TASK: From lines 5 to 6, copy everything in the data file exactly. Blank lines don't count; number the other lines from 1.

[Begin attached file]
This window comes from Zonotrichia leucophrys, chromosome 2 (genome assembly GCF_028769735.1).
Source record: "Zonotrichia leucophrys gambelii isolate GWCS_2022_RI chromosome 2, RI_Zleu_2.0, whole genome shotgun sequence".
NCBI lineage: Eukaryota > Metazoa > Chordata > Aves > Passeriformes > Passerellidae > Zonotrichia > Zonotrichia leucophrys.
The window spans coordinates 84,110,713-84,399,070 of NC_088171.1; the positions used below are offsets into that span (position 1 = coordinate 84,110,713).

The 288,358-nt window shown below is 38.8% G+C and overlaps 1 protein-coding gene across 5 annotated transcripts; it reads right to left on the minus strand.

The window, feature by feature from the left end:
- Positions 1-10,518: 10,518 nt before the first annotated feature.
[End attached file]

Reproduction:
The 288,358-nt window shown below is 38.8% G+C and overlaps 1 protein-coding gene across 5 annotated transcripts; it reads right to left on the minus strand.

The window, feature by feature from the left end: